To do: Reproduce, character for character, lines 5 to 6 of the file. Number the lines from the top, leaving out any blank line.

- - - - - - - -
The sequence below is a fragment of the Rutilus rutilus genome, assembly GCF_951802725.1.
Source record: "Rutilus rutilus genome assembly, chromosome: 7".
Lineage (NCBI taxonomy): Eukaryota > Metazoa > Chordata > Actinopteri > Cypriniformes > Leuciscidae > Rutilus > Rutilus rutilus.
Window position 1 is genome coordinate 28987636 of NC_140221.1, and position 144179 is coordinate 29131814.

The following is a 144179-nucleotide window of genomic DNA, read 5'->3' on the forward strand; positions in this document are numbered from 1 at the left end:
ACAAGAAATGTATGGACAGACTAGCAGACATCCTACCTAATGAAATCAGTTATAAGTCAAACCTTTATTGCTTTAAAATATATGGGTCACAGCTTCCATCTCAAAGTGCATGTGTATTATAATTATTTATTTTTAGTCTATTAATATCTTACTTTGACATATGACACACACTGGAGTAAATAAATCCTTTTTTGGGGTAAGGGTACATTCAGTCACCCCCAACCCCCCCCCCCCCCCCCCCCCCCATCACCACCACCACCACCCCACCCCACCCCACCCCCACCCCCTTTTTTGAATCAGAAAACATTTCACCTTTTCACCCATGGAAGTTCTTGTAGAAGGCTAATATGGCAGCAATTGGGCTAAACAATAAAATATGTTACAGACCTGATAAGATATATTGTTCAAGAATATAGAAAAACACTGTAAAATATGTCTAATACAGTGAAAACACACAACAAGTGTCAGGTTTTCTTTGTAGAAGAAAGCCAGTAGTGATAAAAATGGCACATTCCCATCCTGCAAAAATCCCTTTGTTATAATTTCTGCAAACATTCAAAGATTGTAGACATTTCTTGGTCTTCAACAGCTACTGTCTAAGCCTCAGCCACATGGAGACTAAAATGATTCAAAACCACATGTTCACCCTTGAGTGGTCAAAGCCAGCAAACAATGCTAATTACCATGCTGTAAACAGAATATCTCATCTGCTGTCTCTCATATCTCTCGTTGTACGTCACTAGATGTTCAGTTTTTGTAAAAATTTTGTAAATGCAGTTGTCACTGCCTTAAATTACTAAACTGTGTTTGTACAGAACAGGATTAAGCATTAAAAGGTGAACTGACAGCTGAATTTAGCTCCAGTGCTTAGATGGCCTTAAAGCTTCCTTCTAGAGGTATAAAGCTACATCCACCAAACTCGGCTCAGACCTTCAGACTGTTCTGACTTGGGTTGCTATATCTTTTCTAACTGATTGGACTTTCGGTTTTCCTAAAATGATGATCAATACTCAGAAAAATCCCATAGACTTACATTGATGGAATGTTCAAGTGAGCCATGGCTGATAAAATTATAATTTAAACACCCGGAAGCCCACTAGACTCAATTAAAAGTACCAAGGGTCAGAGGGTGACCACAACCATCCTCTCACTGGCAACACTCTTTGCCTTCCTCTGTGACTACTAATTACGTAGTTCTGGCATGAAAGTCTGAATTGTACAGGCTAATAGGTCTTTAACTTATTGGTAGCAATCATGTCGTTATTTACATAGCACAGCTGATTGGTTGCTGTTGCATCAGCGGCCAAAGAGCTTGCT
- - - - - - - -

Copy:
The following is a 144179-nucleotide window of genomic DNA, read 5'->3' on the forward strand; positions in this document are numbered from 1 at the left end:
ACAAGAAATGTATGGACAGACTAGCAGACATCCTACCTAATGAAATCAGTTATAAGTCAAACCTTTATTGCTTTAAAATATATGGGTCACAGCTTCCATCTCAAAGTGCATGTGTATTATAATTATTTATTTTTAGTCTATTAATATCTTACTTTGACATATGACACACACTGGAGTAAATAAATCCTTTTTTGGGGTAAGGGTACATTCAGTCACCCCCAACCCCCCCCCCCCCCCCCCCCCCCATCACCACCACCACCACCCCACCCCACCCCACCCCCACCCCCTTTTTTGAATCAGAAAACATTTCACCTTTTCACCCATGGAAGTTCTTGTAGAAGGCTAATATGGCAGCAATTGGGCTAAACAATAAAATATGTTACAGACCTGATAAGATATATTGTTCAAGAATATAGAAAAACACTGTAAAATATGTCTAATACAGTGAAAACACACAACAAGTGTCAGGTTTTCTTTGTAGAAGAAAGCCAGTAGTGATAAAAATGGCACATTCCCATCCTGCAAAAATCCCTTTGTTATAATTTCTGCAAACATTCAAAGATTGTAGACATTTCTTGGTCTTCAACAGCTACTGTCTAAGCCTCAGCCACATGGAGACTAAAATGATTCAAAACCACATGTTCACCCTTGAGTGGTCAAAGCCAGCAAACAATGCTAATTACCATGCTGTAAACAGAATATCTCATCTGCTGTCTCTCATATCTCTCGTTGTACGTCACTAGATGTTCAGTTTTTGTAAAAATTTTGTAAATGCAGTTGTCACTGCCTTAAATTACTAAACTGTGTTTGTACAGAACAGGATTAAGCATTAAAAGGTGAACTGACAGCTGAATTTAGCTCCAGTGCTTAGATGGCCTTAAAGCTTCCTTCTAGAGGTATAAAGCTACATCCACCAAACTCGGCTCAGACCTTCAGACTGTTCTGACTTGGGTTGCTATATCTTTTCTAACTGATTGGACTTTCGGTTTTCCTAAAATGATGATCAATACTCAGAAAAATCCCATAGACTTACATTGATGGAATGTTCAAGTGAGCCATGGCTGATAAAATTATAATTTAAACACCCGGAAGCCCACTAGACTCAATTAAAAGTACCAAGGGTCAGAGGGTGACCACAACCATCCTCTCACTGGCAACACTCTTTGCCTTCCTCTGTGACTACTAATTACGTAGTTCTGGCATGAAAGTCTGAATTGTACAGGCTAATAGGTCTTTAACTTATTGGTAGCAATCATGTCGTTATTTACATAGCACAGCTGATTGGTTGCTGTTGCATCAGCGGCCAAAGAGCTTGCT